Hurricane Sandy and Our City’s Future
As I start to write this, I am sitting in my darkened office on lower Broadway two days after Hurricane Sandy wreaked havoc on our city. There is no power in Lower Manhattan, the subways are not running, and my staff is scrambling to take a computer offsite. I am grateful for the battery power stored in my laptop.
My wife, two sons, and I walked down to the Gowanus Canal the day after the hurricane swept across our city to survey the storm’s aftermath. Though the waters had receded slightly, there was ample evidence marking where the canal’s waters had reached across Bond Street the night before. A friend of mine who lives on 2nd Street near the canal was busy pumping out five feet of water from his basement that had come through the walls. His family lives across the street from the site of a proposed 700-unit development on the banks of the canal that is being presented to the City Planning Commission for final approval in November.
We walked over to Red Hook where the water had reached inland several blocks and almost every homeowner and proprietor within a half mile of the harbor was pushing water out their first floors or pumping water out of their basements. We saw massive trees that had fallen, lifting sidewalk flags and dragging down power lines.
The city is in the midst of calculating the damage (current estimate: $50 billion) and how long it will take to restore the city to normal. Over 100 people have died across nine states. Pundits are already weighing in on long-term solutions, such as floodgates in the East River, under the Verrazano-Narrows Bridge, and in Arthur Kill between Staten Island and New Jersey to prevent or minimize future flooding; they estimate these will cost $10 billion and will not protect the exposed southern shores of Staten Island, Brooklyn, and Queens.
Ironically, this catastrophe comes on the eve of a presidential election. Neither party has done much to truly address the long-term consequences of global warming. In all likelihood, regardless of who is elected, not much will change at the federal level since the partisan bickering will result in maintaining the status quo.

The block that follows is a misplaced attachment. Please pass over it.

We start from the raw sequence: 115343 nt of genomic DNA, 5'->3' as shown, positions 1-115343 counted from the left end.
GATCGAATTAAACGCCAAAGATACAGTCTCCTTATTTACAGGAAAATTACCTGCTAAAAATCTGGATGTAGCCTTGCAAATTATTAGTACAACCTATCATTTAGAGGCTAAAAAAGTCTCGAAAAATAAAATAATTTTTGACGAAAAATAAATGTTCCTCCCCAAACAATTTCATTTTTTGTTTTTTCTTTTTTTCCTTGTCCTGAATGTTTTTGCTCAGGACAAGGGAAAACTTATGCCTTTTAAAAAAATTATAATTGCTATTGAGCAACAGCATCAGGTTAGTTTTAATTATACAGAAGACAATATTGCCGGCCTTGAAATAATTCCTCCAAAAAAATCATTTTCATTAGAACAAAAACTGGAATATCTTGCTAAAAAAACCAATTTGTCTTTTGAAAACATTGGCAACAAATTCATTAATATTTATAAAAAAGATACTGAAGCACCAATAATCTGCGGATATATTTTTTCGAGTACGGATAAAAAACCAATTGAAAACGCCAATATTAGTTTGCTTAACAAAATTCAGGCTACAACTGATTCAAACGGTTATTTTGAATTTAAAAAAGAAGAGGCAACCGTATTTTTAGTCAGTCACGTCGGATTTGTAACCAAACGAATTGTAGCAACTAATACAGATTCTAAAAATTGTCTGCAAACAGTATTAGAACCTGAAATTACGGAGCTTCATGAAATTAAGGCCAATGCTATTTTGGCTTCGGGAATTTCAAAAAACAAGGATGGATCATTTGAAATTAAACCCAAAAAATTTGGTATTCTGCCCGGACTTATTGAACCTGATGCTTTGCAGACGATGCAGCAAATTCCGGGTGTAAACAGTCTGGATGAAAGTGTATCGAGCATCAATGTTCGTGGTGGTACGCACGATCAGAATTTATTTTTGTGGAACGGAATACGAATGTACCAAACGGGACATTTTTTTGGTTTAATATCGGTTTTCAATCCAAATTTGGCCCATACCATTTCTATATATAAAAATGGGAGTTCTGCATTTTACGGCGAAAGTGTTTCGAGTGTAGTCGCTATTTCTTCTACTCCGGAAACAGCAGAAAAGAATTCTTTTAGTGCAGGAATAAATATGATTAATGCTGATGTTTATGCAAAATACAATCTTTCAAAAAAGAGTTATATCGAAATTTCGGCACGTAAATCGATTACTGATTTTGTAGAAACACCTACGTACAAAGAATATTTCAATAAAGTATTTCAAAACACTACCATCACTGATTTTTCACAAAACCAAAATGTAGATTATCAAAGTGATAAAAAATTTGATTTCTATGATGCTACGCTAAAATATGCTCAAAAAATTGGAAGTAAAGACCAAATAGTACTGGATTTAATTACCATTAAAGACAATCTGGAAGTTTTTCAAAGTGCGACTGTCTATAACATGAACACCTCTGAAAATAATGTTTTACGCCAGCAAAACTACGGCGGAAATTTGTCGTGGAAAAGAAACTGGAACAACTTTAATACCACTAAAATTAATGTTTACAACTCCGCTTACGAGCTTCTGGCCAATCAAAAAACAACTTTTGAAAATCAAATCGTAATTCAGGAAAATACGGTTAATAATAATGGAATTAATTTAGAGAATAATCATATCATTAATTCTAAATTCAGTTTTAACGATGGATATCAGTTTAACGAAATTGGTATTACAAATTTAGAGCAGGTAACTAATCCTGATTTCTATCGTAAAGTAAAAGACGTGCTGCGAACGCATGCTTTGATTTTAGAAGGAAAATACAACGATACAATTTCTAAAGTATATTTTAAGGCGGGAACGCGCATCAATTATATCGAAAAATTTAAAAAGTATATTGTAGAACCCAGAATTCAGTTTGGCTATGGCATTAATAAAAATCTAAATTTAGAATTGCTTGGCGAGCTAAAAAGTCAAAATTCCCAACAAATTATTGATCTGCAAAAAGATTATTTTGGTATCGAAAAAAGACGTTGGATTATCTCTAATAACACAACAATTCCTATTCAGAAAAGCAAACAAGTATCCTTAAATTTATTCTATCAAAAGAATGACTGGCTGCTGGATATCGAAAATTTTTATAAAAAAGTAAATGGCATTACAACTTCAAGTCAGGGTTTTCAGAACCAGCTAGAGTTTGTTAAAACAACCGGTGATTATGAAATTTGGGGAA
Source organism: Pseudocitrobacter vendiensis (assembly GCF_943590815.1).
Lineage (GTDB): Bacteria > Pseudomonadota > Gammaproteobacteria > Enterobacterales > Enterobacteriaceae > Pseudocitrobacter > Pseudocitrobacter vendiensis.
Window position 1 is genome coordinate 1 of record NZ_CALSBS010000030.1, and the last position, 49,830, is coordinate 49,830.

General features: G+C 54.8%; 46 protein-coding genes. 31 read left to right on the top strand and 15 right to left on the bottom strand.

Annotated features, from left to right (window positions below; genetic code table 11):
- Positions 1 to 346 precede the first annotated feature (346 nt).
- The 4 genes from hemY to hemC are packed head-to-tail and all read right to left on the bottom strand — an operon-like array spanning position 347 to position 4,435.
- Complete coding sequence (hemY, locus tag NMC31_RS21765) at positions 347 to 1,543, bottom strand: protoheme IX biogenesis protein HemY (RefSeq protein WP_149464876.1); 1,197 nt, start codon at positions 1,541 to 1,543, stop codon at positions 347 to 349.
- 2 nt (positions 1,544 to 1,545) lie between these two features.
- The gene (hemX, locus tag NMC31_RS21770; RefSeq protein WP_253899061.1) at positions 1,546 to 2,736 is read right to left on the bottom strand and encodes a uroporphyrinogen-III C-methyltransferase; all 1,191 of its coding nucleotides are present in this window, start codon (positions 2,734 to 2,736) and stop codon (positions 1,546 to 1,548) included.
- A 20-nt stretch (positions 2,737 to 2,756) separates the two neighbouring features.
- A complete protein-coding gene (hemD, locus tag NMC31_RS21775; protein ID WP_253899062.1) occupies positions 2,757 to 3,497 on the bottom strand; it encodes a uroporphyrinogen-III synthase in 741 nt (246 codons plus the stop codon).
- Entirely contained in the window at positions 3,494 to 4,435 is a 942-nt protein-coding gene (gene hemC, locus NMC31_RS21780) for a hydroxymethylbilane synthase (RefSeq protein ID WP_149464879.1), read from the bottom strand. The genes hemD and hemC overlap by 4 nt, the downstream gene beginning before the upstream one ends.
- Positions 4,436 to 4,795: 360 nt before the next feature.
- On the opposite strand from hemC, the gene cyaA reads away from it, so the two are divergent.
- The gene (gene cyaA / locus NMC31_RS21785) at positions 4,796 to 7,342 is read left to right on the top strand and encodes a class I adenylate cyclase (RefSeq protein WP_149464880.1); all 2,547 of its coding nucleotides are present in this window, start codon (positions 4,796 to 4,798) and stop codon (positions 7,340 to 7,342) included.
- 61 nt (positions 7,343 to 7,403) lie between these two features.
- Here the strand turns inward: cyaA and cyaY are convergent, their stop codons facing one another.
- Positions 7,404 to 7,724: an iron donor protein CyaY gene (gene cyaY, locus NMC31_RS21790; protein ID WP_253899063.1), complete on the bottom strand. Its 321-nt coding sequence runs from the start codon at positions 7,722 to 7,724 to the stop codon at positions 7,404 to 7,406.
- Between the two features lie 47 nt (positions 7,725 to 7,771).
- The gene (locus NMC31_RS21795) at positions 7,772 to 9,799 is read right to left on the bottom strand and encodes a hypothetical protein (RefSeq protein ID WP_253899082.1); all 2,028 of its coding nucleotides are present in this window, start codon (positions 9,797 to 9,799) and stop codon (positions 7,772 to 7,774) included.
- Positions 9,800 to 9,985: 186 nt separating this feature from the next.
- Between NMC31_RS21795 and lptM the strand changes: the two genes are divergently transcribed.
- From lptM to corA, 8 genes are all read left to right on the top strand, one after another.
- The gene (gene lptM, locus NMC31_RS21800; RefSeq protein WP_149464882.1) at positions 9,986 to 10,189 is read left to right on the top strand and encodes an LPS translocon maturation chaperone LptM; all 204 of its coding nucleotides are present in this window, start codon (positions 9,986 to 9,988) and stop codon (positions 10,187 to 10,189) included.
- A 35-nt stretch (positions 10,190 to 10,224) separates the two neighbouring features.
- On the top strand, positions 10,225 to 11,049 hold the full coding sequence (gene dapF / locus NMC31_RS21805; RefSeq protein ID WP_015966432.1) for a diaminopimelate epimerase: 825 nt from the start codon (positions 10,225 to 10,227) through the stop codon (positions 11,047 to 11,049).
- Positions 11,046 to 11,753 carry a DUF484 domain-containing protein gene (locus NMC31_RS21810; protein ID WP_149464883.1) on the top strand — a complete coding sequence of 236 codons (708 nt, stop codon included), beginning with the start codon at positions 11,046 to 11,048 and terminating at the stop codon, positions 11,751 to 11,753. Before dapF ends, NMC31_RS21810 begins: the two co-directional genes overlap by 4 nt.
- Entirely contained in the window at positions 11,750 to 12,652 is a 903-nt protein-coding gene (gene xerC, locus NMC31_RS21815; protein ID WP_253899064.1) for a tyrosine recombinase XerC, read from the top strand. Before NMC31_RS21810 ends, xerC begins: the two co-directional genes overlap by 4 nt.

Building flood defenses and shoring up our bulkheads are good ideas, but our leaders must start thinking about how to design a city that is better prepared for catastrophic events. As anybody who lives or works in New York City can confirm, our power and mass transit systems are highly vulnerable to storm systems that are becoming more powerful as they draw on the increased energy stored in warmer waters. In the last seven years, we have witnessed Hurricane Katrina, a 400-year storm; Hurricane Irene, a 100-year storm; and Hurricane Sandy, another 100-year storm. Hurricane Sandy, the most devastating of the three to hit New York, was a Category 1 storm. Imagine the devastation if a stronger hurricane pushes a storm surge into the city’s waterways.
According to the Mayor’s office, our population is projected to be 9.1 million residents by 2030, an increase of 1 million since 2000. We are a city surrounded by water with limited space for development, but housing and schools will have to be built and our commerce network, currently clustered in Manhattan, should spread across the five boroughs. New York City was the greatest urban center of the 20th century, but the world’s legacy of myopic ambition has left us exposed to the consequences of industry and human settlement. If we are to thrive in the 21st century, we must start facing the daunting challenges ahead.
posted by David Briggs